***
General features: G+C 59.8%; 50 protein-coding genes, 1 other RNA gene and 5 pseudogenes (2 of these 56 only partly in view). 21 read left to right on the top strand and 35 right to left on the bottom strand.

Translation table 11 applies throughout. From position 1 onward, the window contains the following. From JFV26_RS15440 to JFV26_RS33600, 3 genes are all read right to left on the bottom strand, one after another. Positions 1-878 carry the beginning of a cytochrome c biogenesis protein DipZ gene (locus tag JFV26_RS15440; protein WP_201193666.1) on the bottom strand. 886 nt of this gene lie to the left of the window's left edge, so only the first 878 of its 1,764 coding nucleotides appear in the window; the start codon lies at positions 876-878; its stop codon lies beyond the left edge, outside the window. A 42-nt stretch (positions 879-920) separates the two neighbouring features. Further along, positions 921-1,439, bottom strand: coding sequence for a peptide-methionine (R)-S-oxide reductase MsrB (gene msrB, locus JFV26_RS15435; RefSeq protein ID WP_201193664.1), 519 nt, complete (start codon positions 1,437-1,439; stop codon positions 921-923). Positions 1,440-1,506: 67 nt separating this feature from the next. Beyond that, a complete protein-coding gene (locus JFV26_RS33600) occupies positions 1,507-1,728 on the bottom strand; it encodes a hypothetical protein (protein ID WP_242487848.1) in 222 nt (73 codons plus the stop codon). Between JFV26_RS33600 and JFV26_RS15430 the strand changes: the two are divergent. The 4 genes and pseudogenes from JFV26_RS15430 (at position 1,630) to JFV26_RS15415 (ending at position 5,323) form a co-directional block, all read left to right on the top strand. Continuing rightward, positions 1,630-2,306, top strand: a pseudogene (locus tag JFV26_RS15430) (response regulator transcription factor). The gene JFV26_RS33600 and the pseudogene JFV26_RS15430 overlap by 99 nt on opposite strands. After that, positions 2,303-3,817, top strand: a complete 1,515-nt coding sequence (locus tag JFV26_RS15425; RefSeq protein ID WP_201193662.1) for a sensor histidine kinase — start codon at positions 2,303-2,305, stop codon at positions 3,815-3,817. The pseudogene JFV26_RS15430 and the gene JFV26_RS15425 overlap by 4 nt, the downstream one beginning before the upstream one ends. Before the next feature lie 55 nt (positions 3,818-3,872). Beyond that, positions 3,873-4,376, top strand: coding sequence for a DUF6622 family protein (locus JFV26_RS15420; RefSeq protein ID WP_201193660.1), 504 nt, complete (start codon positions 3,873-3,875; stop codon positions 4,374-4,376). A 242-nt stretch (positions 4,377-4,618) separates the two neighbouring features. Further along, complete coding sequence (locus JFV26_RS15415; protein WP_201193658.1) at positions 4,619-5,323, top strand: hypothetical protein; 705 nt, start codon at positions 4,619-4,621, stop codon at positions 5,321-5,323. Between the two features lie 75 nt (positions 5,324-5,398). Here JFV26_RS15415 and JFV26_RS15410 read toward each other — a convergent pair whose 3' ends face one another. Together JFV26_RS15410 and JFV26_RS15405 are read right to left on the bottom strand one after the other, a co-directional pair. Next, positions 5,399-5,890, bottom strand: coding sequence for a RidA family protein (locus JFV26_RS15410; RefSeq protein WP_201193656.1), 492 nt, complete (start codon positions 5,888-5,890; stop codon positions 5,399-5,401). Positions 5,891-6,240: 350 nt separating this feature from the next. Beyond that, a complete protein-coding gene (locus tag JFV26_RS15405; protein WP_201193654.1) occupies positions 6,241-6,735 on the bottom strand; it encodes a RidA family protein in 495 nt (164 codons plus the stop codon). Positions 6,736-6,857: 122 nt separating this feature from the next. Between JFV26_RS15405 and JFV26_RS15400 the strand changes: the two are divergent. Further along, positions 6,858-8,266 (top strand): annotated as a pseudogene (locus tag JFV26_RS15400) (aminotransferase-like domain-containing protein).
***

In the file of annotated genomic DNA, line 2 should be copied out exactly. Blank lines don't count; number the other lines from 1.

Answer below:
Translation table 11 applies throughout. From position 1 onward, the window contains the following. From JFV26_RS15440 to JFV26_RS33600, 3 genes are all read right to left on the bottom strand, one after another. Positions 1-878 carry the beginning of a cytochrome c biogenesis protein DipZ gene (locus tag JFV26_RS15440; protein WP_201193666.1) on the bottom strand. 886 nt of this gene lie to the left of the window's left edge, so only the first 878 of its 1,764 coding nucleotides appear in the window; the start codon lies at positions 876-878; its stop codon lies beyond the left edge, outside the window. A 42-nt stretch (positions 879-920) separates the two neighbouring features. Further along, positions 921-1,439, bottom strand: coding sequence for a peptide-methionine (R)-S-oxide reductase MsrB (gene msrB, locus JFV26_RS15435; RefSeq protein ID WP_201193664.1), 519 nt, complete (start codon positions 1,437-1,439; stop codon positions 921-923). Positions 1,440-1,506: 67 nt separating this feature from the next. Beyond that, a complete protein-coding gene (locus JFV26_RS33600) occupies positions 1,507-1,728 on the bottom strand; it encodes a hypothetical protein (protein ID WP_242487848.1) in 222 nt (73 codons plus the stop codon). Between JFV26_RS33600 and JFV26_RS15430 the strand changes: the two are divergent. The 4 genes and pseudogenes from JFV26_RS15430 (at position 1,630) to JFV26_RS15415 (ending at position 5,323) form a co-directional block, all read left to right on the top strand. Continuing rightward, positions 1,630-2,306, top strand: a pseudogene (locus tag JFV26_RS15430) (response regulator transcription factor). The gene JFV26_RS33600 and the pseudogene JFV26_RS15430 overlap by 99 nt on opposite strands. After that, positions 2,303-3,817, top strand: a complete 1,515-nt coding sequence (locus tag JFV26_RS15425; RefSeq protein ID WP_201193662.1) for a sensor histidine kinase — start codon at positions 2,303-2,305, stop codon at positions 3,815-3,817. The pseudogene JFV26_RS15430 and the gene JFV26_RS15425 overlap by 4 nt, the downstream one beginning before the upstream one ends. Before the next feature lie 55 nt (positions 3,818-3,872). Beyond that, positions 3,873-4,376, top strand: coding sequence for a DUF6622 family protein (locus JFV26_RS15420; RefSeq protein ID WP_201193660.1), 504 nt, complete (start codon positions 3,873-3,875; stop codon positions 4,374-4,376). A 242-nt stretch (positions 4,377-4,618) separates the two neighbouring features. Further along, complete coding sequence (locus JFV26_RS15415; protein WP_201193658.1) at positions 4,619-5,323, top strand: hypothetical protein; 705 nt, start codon at positions 4,619-4,621, stop codon at positions 5,321-5,323. Between the two features lie 75 nt (positions 5,324-5,398). Here JFV26_RS15415 and JFV26_RS15410 read toward each other — a convergent pair whose 3' ends face one another. Together JFV26_RS15410 and JFV26_RS15405 are read right to left on the bottom strand one after the other, a co-directional pair. Next, positions 5,399-5,890, bottom strand: coding sequence for a RidA family protein (locus JFV26_RS15410; RefSeq protein WP_201193656.1), 492 nt, complete (start codon positions 5,888-5,890; stop codon positions 5,399-5,401). Positions 5,891-6,240: 350 nt separating this feature from the next. Beyond that, a complete protein-coding gene (locus tag JFV26_RS15405; protein WP_201193654.1) occupies positions 6,241-6,735 on the bottom strand; it encodes a RidA family protein in 495 nt (164 codons plus the stop codon). Positions 6,736-6,857: 122 nt separating this feature from the next. Between JFV26_RS15405 and JFV26_RS15400 the strand changes: the two are divergent. Further along, positions 6,858-8,266 (top strand): annotated as a pseudogene (locus tag JFV26_RS15400) (aminotransferase-like domain-containing protein).